Are You a Good Candidate for IUI?

Are You a Good Candidate for IUI? Are You a Good Candidate for IUI?

Intrauterine insemination (IUI), also known as artificial insemination, has helped millions of infertile couples get pregnant and have healthy babies. During the IUI procedure, the fertility specialist injects the male’s sperm directly into the female’s uterus.

Intrauterine insemination is appealing to many couples because it costs less and is less invasive than other types of high-tech fertility treatments. Although fertility medications are not required with IUI, the doctor may request that you begin treatment with Clomid (clomiphene citrate), gonadotropins, or other fertility pills before starting an IUI cycle.

Getting pregnant with IUI
If you are having difficulty getting pregnant or if you are using donor sperm to conceive, you should look at IUI as a fertility treatment option. At the beginning of this procedure, the male provides a sperm sample to an andrology lab. The lab will wash, process, and concentrate his sperm into a high volume, allowing only the healthiest and mobile sperm access to fertilize your egg.

Your fertility specialist will then carefully monitor your ovulation cycle, in order to perfectly time the IUI (injection of the washed sperm) into your uterus. This process of preparing the sperm, timing insemination accurately, and directly depositing sperm into the uterus helps to maximize your chances of conceiving.

Is IUI right for you?
If you are interested in IUI, you will want to meet with your doctor to make sure that you are a good candidate for the procedure. Your doctor will need to confirm that your fallopian tubes are open, and not blocked. This is a requirement for a successful pregnancy to occur with IUI.

Your doctor will also analyze your ovarian reserve, making sure that you have enough quality eggs in your ovaries and that your hormone levels are within a typical, healthy range.

If you have cervical mucus problems, you may be advised to try IUI to get pregnant. Since sperm are able to bypass the cervix and directly enter into the uterus during IUI, poor quality cervical mucus becomes inconsequential.

Male factor infertility can also be treated with IUI. If your partner has a low sperm count or poor sperm movement, the sperm washing procedure does boost the chances of conception. Overall, a fertility specialist can determine if you are a good candidate for IUI by analyzing all of these factors.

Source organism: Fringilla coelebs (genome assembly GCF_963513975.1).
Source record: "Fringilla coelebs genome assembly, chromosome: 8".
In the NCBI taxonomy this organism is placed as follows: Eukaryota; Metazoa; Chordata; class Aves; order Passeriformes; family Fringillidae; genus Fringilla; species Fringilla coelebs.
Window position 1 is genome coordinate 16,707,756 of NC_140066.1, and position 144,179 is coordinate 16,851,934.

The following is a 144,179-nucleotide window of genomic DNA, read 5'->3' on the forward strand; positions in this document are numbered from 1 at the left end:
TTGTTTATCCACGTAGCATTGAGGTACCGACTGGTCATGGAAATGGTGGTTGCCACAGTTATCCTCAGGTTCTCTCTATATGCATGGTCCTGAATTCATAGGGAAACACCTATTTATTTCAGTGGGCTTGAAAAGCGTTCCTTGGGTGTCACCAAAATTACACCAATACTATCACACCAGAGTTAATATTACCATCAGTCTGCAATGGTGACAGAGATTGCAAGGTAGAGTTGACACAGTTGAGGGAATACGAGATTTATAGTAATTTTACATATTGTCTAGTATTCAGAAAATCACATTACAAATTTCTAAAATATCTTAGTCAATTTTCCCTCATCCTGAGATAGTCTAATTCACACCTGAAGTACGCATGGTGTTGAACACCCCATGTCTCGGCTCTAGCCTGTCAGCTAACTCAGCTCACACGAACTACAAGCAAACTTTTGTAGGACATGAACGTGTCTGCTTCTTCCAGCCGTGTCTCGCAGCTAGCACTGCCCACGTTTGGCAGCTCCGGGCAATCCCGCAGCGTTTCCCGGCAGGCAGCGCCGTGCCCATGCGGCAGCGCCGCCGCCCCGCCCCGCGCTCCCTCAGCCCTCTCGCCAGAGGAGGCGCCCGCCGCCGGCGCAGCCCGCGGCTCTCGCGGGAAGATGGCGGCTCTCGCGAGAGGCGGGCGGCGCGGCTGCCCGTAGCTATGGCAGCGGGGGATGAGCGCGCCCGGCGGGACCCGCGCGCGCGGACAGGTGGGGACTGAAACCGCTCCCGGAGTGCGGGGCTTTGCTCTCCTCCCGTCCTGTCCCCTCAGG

Alternatives to IUI
Unfortunately, there are subgroups of women that are not good candidates for IUI, including women with severe endometriosis. Before starting IUI, your doctor will need to make sure that your fallopian tubes are in good health, and not blocked. Your doctor may do a test called a hysterosalpingogram (HSG), which is an X-ray test analyzing the structure and health of your fallopian tubes and uterus. A hysterosalpingogram can determine if there are any blockages in your tubes that might hinder your eggs from passing from the fallopian tubes into the uterus for fertilization and implantation.

As discussed, women must have normal ovarian reserve to qualify for IUI. If you have low ovarian reserve, or poor quality eggs, your doctor may recommend another fertility treatment option. Your age matters with IUI, too.  As you approach 40, the chances of conceiving drop dramatically, and many clinics will use age 40 as a cutoff for IUI.

Ready for IUI?
Intrauterine insemination can be appealing to many qualified couples because it is affordable and there are few health risks and side effects. Your doctor may recommend that you try at least three to six IUI cycles before moving on to other high-tech fertility treatments like in vitro fertilization (IVF).  After six IUI cycles, your chances of conceiving with IUI continue to drop dramatically.

If you are trying to conceive and are interested in IUI, talk to your doctor to see if this is an appropriate therapy for you.

Ask a doctor in your area about IUI

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